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almost all your cryptocurrency transactions will be monitored soon

In parallel with the MiCA Regulation, the Council of the European Union has also adopted the Transfer of Funds Regulation (TFR), a set of texts that aims to dramatically increase the monitoring of cryptocurrency flows between digital asset service providers. What will change in your daily life once these measures take effect?

https://cryptoast.fr/travel-rule-transactions-cryptomoneys-bientot-surveillees/

TFR is about to enter into force in the European Union

You won’t have missed it, European Union makes great strides in establishing a regulatory framework for the cryptocurrency ecosystem.

In parallel with the adoption of the MiCA Regulation by the Council of the European Union, the latter also validated another aspect of the Regulation: the Transfer scheme (TFR).

💡 Before discovering the TFR measurements, find the main measures of the MiCA regulation which will enter into force in 2024.

As with MiCA, TFR still to be validated by the European Parliament on 10 October, but the result of the vote is already known, because TFR was the subject of a political agreement between the institutions involved last June. Following this vote, TFR will be entrusted to lawyers and linguists to be published in the Official Journal of the European Union.

The provisions of the TFR will then enter into force in 2024, 18 months after its publication in the Official Journal.

What are the changes TFR has made?

the Money transfer scheme rhymes with the arrival of the travel rule for cryptocurrencies. The Travel Rule is a provision recommended by the Financial Action Task Force (FATF), which obliges the actors involved – the Crypto asset service provider (CASPs), equivalent to PSANs in French, to exchange information about their customers for certain transfers.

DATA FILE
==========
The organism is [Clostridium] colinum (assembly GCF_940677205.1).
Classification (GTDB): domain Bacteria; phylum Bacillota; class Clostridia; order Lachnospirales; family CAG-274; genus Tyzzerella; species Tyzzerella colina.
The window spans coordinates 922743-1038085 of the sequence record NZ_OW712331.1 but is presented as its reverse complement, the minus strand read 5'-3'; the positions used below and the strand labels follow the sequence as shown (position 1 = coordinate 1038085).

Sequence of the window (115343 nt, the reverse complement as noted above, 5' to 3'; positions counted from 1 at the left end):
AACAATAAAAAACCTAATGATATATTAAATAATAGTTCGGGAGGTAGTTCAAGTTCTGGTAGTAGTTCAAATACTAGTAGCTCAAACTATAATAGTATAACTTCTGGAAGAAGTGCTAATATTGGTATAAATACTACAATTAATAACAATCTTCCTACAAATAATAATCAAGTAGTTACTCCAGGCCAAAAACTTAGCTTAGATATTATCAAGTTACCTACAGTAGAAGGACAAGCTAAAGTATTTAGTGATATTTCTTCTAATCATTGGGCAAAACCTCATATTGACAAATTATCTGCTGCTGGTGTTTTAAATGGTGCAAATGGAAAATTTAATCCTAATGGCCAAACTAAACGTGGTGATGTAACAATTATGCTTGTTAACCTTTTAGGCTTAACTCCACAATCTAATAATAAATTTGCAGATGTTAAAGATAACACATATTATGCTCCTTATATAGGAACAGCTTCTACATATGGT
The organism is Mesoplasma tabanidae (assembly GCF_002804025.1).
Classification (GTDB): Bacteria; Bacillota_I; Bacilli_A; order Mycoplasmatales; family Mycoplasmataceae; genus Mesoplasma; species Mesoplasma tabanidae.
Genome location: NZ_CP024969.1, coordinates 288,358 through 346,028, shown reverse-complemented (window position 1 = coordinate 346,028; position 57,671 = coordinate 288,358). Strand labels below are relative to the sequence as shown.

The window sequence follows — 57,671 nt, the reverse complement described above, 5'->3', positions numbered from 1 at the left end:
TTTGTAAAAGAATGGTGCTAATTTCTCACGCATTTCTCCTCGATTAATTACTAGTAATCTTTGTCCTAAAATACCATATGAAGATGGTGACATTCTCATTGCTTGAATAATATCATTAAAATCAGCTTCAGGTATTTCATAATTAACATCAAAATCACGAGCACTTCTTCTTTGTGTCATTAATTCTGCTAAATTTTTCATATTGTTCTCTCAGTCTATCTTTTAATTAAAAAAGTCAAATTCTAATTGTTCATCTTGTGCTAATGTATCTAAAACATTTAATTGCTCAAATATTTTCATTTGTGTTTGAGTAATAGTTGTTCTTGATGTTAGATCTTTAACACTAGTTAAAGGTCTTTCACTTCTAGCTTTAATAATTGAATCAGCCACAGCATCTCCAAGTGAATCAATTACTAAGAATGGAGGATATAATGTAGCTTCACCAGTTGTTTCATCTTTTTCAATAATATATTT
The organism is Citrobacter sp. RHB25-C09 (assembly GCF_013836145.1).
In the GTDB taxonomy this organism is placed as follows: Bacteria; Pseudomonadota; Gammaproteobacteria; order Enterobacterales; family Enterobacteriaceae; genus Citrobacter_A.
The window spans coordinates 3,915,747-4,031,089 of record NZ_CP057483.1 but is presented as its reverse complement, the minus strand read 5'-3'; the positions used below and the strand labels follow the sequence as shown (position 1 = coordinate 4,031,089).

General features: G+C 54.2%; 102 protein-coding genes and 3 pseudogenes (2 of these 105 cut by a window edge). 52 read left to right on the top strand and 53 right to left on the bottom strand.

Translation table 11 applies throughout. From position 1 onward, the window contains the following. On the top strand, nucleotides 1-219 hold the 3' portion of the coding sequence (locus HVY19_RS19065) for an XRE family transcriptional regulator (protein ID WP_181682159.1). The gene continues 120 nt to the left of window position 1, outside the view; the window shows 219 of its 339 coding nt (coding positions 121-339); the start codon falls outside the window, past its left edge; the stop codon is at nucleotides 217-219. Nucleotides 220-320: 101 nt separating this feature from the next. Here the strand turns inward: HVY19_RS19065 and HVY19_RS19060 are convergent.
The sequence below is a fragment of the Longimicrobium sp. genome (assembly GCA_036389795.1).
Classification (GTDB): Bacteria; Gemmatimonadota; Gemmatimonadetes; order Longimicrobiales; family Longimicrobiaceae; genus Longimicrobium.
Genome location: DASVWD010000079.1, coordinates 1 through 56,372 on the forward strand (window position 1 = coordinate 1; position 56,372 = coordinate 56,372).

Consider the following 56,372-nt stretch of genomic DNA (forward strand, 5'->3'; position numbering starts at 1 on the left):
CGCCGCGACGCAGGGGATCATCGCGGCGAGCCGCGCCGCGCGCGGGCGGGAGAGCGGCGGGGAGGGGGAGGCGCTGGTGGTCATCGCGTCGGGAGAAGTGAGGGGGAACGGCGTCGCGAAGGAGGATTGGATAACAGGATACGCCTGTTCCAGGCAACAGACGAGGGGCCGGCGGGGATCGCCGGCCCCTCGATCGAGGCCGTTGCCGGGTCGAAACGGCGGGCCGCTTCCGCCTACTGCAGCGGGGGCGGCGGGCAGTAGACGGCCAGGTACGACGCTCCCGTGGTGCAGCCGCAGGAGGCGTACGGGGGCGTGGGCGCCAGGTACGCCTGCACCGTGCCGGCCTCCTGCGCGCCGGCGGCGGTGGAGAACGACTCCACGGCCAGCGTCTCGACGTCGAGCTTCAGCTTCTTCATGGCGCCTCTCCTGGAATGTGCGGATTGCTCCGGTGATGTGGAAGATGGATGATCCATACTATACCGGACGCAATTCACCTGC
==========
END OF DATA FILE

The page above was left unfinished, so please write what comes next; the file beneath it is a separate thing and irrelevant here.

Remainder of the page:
This rule was developed to combat money laundering and terrorist financing (LCB-FT). The travel rule also allows companies to report suspicious activity and authorities to demand details of transactions.

Let’s look at this in more detail with the 3 situations that TFR . offers.

The travel rule between CASPs

In the context of the application of the travel rule, the main problem for CASPs and their users lies in the fact that: the rule applies regardless of the amount transferred. So even if you only transfer $5 in Bitcoin (BTC) from one platform to another, the Travel Rule applies.

This means that the ordering CASP must provide your first and last name, the destination wallet, your account number, your postal address, your identity number (identity card or passport) or your date and place of birth with your transaction.

On the side of the CASP beneficiary of the transaction, they must provide your first and last name, your address and your account number.

To comply with the Travel Rule, solutions such as VerifyVASP (UpBit and Chainalysis) or TRUST (Coinbase) already exist. These entities represent conglomerates of players who have developed solutions under the Travel Rule to easily exchange their customers’ data.

The travel rule between a CASPs and a self-hosted wallet

For transfers from a CASP to a self-hosted wallet (i.e. all wallets where the user has their private key), the travel rule applies from a threshold of € 1,000.

Initially, all transfers between a CASP and a self-hosted wallet were affected by the travel rule. So it’s a small win for the ecosystem.

To comply with the Travel Rule in such a situation, solutions such as Sismo and Anima Protocol are being considered.

The rule of travel between self-hosted wallets

Of all these provisions, it should be noted that the travel rule does not apply to exchanges between 2 self-hosted wallets. For example, a transaction between 2 MetaMask wallets does not fall under the Travel Rule.

What about the GDPR?

With regard to the General Data Protection Regulation (GDPR), CASPs will have to respect its provisions when applying the Travel Rule. On this subject the Adan adds:

“A CASP can block a transfer if it believes that the other CASP against it does not comply with the GDPR or that it does not have sufficient security measures in place [pour contrer les hacks ; NDLR]. »

We thank Adan (Association for the Development of Digital Assets) for answering our questions about TFR.

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Source : Document published by the Council of the European Union

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